marycatelli (marycatelli) wrote,
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marycatelli

Birds in the Ancient World: Winged Words

Birds in the Ancient World: Winged Words by Jeremy Mynott

What ancient Greeks and Romans thought about birds. Arranged by topics.

For instance, time. Cranes and other migratory birds were used by farmers to time activities -- some were to be done before the cranes flew south, or before the sparrow arrived -- and of course the various birds that would call at different times of day. Birds as predictors of weather, and the effect of birdsong in the soundscape. The use of birds, hunted or raised, for food or as pets, or as wonders to be exhibited or taught to speak. Birds as omens -- in fact, in Greek, "omen" and "bird" are the same word.

The difficulty of working out species comes up several times, since the words don't map, they may not give enough for us to work out, and the range of species has changed.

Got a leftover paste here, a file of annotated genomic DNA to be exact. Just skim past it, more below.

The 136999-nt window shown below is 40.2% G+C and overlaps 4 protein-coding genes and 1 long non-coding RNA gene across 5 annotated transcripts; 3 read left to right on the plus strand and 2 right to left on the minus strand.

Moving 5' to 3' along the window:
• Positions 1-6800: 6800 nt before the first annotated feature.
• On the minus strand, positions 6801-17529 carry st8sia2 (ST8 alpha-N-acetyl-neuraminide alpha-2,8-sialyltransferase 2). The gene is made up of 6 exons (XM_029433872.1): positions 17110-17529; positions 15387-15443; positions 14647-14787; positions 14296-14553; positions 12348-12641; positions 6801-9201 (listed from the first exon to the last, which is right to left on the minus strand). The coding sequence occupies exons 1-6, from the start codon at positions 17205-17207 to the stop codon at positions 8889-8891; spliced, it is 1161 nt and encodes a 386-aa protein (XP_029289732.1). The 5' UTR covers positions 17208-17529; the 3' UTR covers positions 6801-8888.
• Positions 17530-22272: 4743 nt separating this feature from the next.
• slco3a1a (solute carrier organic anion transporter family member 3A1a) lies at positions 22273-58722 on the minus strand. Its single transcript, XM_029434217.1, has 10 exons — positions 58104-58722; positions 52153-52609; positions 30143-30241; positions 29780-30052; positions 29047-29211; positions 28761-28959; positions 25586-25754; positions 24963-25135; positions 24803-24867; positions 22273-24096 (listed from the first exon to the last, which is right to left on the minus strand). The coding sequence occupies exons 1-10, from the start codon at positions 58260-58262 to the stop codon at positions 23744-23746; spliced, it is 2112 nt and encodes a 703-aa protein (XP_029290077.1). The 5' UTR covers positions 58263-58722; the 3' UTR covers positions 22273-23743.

Lots of interesting bits. Storks were omens of childbirth. Crows were thought to be faithful mates, and so there was a crow song at weddings, but a single crow being heard at a wedding was a bad omen. Ostriches were the only bird to be regarded as worthy game. A Carthaginian who tried to advance himself by teaching birds to say, "Hanno is a god" except that as soon as they were released, they flew back to their haunts and never repeated it where humans could hear.
Tags: history reviews: classical
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